Olaf: Louisa and me know each other from the old times on Hyperium-Label. Fortunately internet has enabled us to stay in contact. When Louisa was on tour in Europe, we have met. We have made music together very intensively in that time. For example, we went to a church of a remote monastery high up on a hill, put up a microphone and performed medieval vocal improvisations. It's the famous monastery found by Konrad of Wettin. Later on I composed music for a historical documentation on Konrad of Wettin and used Louisas phantastic recordings for it.
SL: I perceive the work of Louisa John-Krol as much more 'floating' and 'light' than Stoa. What did she add to the sound and emotions of "Silmand"?
Olaf: Yes, she brought other aspects in our music. But for me it was important not to adapt her kind of work. I think, every sToa-Album has it's own, unique language and is still perceived as a sToa-Album.
SL: Another guest musician is Ralf Jehnert (known from Love Is Colder Than Death). How did you get in touch with him and what has been his input to "Silmand"?
Olaf: Ralf and I know each other for a very very long time, as I am friends with Love Is Colder Than Death via Maik Hartung. His voice is phantastic and I have had in mind to do a song with him for a long time. With "My Last Way" is was a very clear decision, that he HAD to sing it.
SL: Another and maybe more surprising contribution comes from Pieter Nooten who got some fame as member from Clan Of Xymox. What incited you to collaborate with him?
Olaf: I have been fan of Pieter Nooten for many years. His CD "Sleeps With The Fishes" has become a mile stone and is still inspiring me, despite it had been written long time ago. And then I composed a song, to which my intuitionn told me to use his voice. From that point to asking him to contribute was a only small step away.
SL: I think that the "Tacitum" track, which is the last one from the album is a special one for having been used in a movie. How did it happen and how does it feel to hear your music on a movie soundtrack?
Olaf: It is usual practice with movie score production to ask for a snippet to see how the composer meets the needs of the projec.t I had just finished "Tacitum" and just gave it away as an example. Finally,the song was so perfectly fitting, that he became on third of the background music for a documention on WWII children. In this documentation, eg. old people talked about their playmates they had played "Catch Me If You Can" a day before, lying under blankets with their small legs uncovered. Pictures like that with "Tacitum" playing, a moving moment. Till today.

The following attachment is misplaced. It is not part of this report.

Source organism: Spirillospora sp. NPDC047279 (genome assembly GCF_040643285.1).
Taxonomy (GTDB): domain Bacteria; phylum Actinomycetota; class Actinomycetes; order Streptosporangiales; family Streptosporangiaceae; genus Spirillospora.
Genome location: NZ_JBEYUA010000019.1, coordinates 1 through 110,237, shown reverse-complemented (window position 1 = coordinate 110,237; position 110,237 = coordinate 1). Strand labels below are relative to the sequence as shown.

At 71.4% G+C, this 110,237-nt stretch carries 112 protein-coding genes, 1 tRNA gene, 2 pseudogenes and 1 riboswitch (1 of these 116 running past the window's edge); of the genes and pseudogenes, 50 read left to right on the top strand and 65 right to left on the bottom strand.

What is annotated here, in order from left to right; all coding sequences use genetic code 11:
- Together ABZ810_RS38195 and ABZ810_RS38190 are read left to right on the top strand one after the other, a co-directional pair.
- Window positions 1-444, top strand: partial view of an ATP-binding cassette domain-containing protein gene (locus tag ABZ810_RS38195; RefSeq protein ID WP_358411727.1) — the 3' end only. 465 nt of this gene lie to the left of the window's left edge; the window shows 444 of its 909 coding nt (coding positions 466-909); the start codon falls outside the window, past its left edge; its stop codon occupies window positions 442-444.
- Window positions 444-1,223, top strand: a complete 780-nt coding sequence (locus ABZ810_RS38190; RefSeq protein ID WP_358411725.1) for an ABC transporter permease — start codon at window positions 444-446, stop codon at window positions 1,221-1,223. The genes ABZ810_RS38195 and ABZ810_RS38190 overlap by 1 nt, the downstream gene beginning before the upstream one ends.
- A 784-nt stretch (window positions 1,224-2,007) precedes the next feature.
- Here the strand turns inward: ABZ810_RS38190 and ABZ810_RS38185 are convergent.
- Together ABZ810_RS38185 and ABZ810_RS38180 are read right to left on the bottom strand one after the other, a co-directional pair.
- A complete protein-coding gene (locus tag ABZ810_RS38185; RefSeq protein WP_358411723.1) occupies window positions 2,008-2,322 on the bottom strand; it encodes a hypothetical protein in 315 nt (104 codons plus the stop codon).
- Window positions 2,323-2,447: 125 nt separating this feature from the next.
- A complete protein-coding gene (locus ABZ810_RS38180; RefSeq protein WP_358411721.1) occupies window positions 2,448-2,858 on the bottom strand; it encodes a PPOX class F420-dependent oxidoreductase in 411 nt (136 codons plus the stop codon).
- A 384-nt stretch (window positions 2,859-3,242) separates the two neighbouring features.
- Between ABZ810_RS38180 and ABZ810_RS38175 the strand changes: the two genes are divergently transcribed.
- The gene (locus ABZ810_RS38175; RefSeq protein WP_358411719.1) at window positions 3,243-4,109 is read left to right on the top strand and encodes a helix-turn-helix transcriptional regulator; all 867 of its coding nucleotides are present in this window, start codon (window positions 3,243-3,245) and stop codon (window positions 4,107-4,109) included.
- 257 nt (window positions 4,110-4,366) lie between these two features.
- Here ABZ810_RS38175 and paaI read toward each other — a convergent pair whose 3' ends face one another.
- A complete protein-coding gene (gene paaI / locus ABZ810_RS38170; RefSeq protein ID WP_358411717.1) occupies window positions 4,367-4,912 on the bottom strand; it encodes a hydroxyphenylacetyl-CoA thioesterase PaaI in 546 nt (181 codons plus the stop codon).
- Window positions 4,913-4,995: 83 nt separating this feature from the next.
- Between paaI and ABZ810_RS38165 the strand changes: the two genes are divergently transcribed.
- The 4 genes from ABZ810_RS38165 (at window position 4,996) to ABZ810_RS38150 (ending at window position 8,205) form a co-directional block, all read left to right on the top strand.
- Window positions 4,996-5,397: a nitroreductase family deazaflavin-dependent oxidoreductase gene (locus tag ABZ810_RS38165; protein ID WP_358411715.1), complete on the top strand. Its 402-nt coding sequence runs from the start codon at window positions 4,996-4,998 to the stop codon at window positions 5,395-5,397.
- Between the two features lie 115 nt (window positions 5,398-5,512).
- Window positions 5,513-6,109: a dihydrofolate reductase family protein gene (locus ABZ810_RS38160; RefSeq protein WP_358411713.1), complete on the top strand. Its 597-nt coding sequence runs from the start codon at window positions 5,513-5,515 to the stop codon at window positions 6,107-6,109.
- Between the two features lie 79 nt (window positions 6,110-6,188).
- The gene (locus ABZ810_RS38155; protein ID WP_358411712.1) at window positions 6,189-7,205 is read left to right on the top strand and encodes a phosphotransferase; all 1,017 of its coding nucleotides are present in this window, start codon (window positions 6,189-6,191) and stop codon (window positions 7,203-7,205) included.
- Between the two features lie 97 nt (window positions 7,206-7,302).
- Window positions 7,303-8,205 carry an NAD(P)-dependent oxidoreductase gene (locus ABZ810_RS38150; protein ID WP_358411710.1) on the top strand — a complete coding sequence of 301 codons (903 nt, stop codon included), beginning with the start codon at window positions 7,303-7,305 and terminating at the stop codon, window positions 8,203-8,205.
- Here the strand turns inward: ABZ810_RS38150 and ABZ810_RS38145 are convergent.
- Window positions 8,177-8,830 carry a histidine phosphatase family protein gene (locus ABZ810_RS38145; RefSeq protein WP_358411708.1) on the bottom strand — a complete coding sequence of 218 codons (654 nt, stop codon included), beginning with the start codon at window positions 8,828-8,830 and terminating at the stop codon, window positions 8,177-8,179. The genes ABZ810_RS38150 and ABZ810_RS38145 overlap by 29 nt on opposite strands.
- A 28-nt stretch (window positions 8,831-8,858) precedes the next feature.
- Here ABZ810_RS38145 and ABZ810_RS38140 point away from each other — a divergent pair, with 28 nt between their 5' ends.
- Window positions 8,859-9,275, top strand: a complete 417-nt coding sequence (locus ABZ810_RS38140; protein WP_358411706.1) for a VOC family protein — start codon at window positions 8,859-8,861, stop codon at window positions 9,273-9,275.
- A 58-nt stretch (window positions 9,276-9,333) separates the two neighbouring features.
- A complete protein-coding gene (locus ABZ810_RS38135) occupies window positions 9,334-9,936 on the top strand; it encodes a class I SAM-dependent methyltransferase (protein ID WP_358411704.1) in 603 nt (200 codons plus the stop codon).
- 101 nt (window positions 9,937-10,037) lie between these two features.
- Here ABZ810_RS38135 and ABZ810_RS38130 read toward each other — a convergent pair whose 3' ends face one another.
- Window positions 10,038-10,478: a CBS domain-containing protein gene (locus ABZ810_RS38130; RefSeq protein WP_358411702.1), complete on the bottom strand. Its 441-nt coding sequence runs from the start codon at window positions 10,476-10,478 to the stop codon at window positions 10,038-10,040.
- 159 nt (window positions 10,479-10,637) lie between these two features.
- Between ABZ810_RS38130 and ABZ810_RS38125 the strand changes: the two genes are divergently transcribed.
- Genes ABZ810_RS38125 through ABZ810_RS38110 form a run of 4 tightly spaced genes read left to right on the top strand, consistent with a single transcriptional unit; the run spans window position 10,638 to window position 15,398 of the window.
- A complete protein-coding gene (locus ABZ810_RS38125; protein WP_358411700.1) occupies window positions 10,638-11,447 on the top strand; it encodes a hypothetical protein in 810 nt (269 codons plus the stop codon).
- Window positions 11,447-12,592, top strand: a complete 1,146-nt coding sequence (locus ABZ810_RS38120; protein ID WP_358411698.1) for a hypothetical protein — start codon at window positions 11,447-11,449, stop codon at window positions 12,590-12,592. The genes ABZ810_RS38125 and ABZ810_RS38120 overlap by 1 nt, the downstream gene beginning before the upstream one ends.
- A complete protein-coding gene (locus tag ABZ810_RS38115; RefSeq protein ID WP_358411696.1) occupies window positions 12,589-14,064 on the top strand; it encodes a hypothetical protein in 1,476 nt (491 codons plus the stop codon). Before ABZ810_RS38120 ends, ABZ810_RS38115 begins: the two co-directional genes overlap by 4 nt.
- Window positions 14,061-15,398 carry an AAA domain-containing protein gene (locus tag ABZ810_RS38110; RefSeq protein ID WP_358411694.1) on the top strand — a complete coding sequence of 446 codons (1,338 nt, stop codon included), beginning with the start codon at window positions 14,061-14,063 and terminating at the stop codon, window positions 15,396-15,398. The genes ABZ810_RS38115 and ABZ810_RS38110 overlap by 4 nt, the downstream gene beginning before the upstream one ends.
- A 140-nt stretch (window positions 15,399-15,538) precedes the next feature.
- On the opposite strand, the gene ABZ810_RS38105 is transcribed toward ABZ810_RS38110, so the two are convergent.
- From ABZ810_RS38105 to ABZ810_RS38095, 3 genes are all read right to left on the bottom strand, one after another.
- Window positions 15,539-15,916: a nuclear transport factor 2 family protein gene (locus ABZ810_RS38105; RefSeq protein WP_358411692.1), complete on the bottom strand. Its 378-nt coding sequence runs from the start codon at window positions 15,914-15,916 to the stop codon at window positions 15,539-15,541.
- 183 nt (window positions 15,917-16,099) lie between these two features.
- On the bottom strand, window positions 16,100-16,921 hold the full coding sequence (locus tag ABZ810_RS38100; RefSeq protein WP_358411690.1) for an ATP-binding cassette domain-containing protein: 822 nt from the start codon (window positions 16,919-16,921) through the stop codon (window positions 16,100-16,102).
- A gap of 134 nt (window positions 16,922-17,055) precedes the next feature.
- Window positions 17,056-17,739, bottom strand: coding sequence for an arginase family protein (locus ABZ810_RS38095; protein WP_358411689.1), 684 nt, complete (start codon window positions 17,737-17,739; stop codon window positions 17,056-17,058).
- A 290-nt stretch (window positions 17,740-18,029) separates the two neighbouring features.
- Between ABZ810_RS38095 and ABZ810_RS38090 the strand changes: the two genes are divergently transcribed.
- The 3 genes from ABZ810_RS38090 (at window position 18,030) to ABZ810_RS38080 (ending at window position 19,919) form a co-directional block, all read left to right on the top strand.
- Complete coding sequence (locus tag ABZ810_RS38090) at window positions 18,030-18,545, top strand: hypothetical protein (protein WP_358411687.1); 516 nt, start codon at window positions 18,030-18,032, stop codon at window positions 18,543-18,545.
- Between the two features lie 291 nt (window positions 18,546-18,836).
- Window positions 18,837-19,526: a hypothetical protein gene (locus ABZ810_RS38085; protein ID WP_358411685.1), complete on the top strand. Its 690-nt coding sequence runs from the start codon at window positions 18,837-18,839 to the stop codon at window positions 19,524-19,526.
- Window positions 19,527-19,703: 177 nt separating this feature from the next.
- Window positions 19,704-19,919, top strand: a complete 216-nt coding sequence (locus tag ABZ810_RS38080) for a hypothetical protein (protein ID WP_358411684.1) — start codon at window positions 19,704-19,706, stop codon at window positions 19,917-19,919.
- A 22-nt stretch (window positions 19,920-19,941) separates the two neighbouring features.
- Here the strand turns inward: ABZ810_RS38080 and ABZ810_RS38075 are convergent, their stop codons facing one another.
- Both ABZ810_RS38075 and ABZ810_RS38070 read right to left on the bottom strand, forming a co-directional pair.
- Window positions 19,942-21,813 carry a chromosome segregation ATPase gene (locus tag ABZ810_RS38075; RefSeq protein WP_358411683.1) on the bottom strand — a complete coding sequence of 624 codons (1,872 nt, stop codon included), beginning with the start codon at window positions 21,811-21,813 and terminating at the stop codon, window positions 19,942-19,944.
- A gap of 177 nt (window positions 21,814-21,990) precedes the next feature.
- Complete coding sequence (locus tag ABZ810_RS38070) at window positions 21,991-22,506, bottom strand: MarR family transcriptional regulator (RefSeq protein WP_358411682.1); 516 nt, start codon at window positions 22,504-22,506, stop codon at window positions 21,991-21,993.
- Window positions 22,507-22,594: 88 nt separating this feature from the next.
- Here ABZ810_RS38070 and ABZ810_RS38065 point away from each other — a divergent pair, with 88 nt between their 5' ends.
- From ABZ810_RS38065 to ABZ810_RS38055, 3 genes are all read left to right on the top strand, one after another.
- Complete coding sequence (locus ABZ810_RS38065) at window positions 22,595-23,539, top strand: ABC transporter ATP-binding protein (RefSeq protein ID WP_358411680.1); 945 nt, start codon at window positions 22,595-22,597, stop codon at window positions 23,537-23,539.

SL: I guess it's a dream for many musicians to compose music for movie soundtracks. How do you think about it and what would you like to do in this particular style?
Olaf: Well, the dream is much more attactive than reality. As movie score composer you are in first line subjected to the proejct and will of the director. Having a free choice to direct your compositions is only possible in maybe one of thousand movies. Mostly you will be confrontet with a temp-track of a well-known hollywood-movie that the director thinks could fit best and you are ordered to do ‚something like this'. Fortunately I have also worked for directors that had strong faith in me and I was granted a high grade of freedom what to develop my own ideas.
SL: From movies to YouTube where some tracks from you can be found! What do you think from YouTube as a platform to promote your music?
Olaf: I love YouTube! I have discovered many little treasures there. Someone has recorded a music videos in the 80s on VHS-tape and put it online now. Great! There come so many funny and extraordinary things to light, which are sometimes very interesting for us, too. No matter if it is a metal-version of a piano-song of sToa, or a South-African shortmovie containing our music. BTW I have compiled the most interesting YouTube-Movies and they are online on our website www.stoa.de
SL: Back in 2005 you contributed to a tribute to Dead Can Dance (compilation released on Projekt) so how was it to make a tribute to this legendary band and where there some aspects you especially take care of?
Olaf: Exhausting, but very interesting. Whenever I do a coverversion, I do not want to rearrange with different instruments or put a simple 4/4-drumloop underneath. I want to get into the message of the track and from that core, I create a real new interpretation of it. It's similar to a story you have been told and you want repeat it in your own words. In that way you can bring in your own aspects and create something really new.
SL: Shall we have to wait again for 7 years to welcome a new album from Stoa? What brings the future?
Olaf: I cannot predict that by myself. I look forward to see what future may bring to my life.
Band: www.stoa.de / www.myspace.com/stoa
Label: www.darkdimensions.de / www.myspace.com/darkdimensionslabelgroup
Very bad news reaches us from the Tangerine Dream camp. Edgar Froese unexpectedly passed away in Vienna last Tuesday from the effects of a pulmonary embolism. (...)
It's over for the German band D.A.F. (Deutsch Amerikanische Freundschaft). The duo Gabriel Delgado-López and Robert Görl R.Goerl co-formed D.A.F. in 1978 together with Kurt Dahlke, Michael Kemner and Wolfgang Spelmans. (...)
Out via Calembour Records by early February is The Frozen Autumn's new EP 'Lie in wait'. (...)
Max Roser, researcher at the university of Oxford posted a graphic showing what the vinyl 'comeback' really looks like. (...)
Orders accepted now for new Energy Rekords compilation 'Anarchy in the E.Y. – Eletronically Up Yours'
As you could read 2 days ago on Side-Line, Energy Rekords returns after lying dormant for many many years. One of the 2 brand new releases for this swedish cult label is the wave punk rock cover compilation called 'Anarchy in the E.Y. – Eletronically Up Yours'. (...)
'Roburit' is the brand-new 10th album by Stefan Chaefer and Volker Rathmann aka. Prager Handgriff. (...)
Energy Rekords returns from the dead with new Sista Mannen Pa Jorden EP and a wave punk rock cover compilation
Ex-Swans singer Jarboe and doom cellist Helen Money announce new collaborative EP to be released 16 February
Black day for artists worldwide as freedom of speech ends in bloodbath at French office Charlie Hebdo
SUBSCRIBE TO OUR DAILY NEWSLETTER